Of course, in time the blizzard arrived but was not nearly as bad as was expected. Also, being in snow country Traverse City has continuous snow plowing.

We were staying at a hotel not that far from Danny’s home but he picked us up every day with our suitcases in case we could not make it back again! We had to explain to the front desk that we really were not checking out!

It was great seeing immediate and extended family members. We spent our time indoors near the fire doing a lot of talking and catching up. There was a large collection of games, and we played Scrabble, Gin and Nine Man Morris. After so many years I had to relearn the latter two! Here are all four siblings and not to leave anybody out, all the family gathered on Christmas Day.

There was continuous cooking and baking. I cannot remember when I have eaten so many cookies and such a variety. I liked the Buckeyes the best, chocolate

covered peanut butter. A lot more peanut butter and better than in a Reese’s bar. Yum! Here is Eryn eyeing the cookie tray of home-made goodies.

Our daughter-in-law, Jenifer made a pulled pork dinner that rivaled and surpassed any I have had in the Southwest (and I usually eat it once a week in Santa Fe), and my grandson Aidan made a Beef Wellington. That was a special treat.

Since Chanukah coincided with Christmas this year there was candle lighting every evening and my granddaughter, Lucy and I had the honors on the seventh night.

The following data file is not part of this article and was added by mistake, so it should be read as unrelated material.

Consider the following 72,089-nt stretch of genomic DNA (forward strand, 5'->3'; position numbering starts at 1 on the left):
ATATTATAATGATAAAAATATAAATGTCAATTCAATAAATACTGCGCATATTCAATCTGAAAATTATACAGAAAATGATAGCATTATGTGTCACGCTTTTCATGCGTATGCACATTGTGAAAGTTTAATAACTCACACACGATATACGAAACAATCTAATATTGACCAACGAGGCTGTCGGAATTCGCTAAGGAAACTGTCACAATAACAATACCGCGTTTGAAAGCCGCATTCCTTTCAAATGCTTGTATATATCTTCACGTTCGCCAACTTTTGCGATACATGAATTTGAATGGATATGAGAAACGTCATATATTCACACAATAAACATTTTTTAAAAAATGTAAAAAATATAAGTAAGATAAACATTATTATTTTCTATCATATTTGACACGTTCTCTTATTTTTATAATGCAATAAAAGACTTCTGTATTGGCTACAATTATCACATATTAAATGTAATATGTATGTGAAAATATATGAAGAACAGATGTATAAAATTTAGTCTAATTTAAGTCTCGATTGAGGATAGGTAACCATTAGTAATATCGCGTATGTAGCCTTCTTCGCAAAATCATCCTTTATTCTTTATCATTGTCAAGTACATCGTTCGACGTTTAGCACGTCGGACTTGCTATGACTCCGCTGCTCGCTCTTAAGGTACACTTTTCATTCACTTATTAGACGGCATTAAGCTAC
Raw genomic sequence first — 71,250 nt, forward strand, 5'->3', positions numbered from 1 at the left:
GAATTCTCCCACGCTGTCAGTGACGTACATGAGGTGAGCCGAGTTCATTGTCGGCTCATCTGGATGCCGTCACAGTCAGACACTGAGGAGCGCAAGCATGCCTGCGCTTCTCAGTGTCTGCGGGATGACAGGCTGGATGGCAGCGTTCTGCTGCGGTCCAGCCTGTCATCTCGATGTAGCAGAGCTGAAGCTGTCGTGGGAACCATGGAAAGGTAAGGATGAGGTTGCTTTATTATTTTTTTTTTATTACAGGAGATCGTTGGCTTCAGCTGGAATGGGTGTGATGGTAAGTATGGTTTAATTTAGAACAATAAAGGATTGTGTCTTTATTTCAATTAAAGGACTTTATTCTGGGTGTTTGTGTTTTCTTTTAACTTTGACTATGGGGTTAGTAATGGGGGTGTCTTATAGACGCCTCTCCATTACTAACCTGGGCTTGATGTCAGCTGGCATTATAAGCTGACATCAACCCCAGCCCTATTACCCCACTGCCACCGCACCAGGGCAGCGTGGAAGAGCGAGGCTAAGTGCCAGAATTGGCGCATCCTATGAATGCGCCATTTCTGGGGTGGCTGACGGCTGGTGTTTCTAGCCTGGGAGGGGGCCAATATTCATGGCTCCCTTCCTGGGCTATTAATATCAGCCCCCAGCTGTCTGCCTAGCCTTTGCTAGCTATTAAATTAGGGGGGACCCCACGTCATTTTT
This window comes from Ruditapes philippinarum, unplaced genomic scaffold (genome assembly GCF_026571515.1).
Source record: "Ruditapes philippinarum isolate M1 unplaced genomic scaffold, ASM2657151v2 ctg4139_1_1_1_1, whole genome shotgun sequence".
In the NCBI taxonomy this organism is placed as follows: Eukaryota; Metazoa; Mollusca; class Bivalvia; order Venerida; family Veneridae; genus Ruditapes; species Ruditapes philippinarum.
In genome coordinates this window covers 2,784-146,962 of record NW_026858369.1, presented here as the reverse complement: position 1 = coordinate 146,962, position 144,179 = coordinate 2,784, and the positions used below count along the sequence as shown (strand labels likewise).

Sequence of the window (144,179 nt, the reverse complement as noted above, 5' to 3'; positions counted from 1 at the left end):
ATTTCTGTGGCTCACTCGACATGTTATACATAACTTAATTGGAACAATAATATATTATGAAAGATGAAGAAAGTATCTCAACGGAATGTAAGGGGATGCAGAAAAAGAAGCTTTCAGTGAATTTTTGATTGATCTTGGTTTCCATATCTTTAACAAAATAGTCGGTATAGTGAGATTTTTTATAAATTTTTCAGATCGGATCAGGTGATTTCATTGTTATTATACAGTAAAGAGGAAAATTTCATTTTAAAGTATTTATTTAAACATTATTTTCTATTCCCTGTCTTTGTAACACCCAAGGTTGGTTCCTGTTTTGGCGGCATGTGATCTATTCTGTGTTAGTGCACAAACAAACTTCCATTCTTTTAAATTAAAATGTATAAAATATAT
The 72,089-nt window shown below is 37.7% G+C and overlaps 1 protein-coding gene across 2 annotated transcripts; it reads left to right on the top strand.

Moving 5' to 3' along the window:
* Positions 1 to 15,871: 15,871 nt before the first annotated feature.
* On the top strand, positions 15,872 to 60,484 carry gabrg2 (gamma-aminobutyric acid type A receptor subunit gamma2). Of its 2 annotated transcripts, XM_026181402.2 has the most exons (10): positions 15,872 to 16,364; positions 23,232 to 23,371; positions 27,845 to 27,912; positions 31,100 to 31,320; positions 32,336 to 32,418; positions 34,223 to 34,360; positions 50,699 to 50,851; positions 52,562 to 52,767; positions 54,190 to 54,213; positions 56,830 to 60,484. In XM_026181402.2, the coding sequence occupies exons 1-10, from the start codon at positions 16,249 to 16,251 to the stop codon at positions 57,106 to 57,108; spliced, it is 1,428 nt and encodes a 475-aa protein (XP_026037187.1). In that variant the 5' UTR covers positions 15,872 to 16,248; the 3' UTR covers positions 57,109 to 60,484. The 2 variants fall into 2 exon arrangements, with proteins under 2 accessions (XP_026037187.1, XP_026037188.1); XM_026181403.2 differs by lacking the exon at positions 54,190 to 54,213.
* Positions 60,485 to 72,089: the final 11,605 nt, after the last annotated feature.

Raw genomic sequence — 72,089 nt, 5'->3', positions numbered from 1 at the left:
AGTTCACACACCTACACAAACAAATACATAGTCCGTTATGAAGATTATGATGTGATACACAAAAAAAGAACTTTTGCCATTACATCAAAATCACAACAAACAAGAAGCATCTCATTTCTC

Christmas morning was quite a scene with lots of presents, stocking stuffers and a curious cat, Rue, wanting to know what all the fuss was about.

For Chistmas Dinner Tables were moved so we could all dine beside the enormous tree that I could not figure out how they got into the house. Before every one sat down Lucy folded napkins onto the plates in the form of Christmas trees.

Here’s Jenifer, setting out the buffet.

Jenifer’s parents, her brother and sister-in- law and their 2 year old joined us that evening.

Flying home was another adventure. We had a 3-leg journey flying from Traverse City to Chicago to Denver. All our flights were delayed what with de-icing, gates that planes could not get into, a crew delayed coming in from Mexico City and finally a stewardess missing as her flight in from Newark was late. (They already had 3 flight attendants, but FAA rules required 4). From her expression when she finally arrived running with her suitcase in tow, I had the impression that this woman had been told as she got off her last flight that she had another that had not been scheduled. Thank heavens were on United not Southwest. Ours was certainly a charmed trip as the delay of each successive flight made our connections possible!

All in all, it was a wonderful, and memorably white Christmas!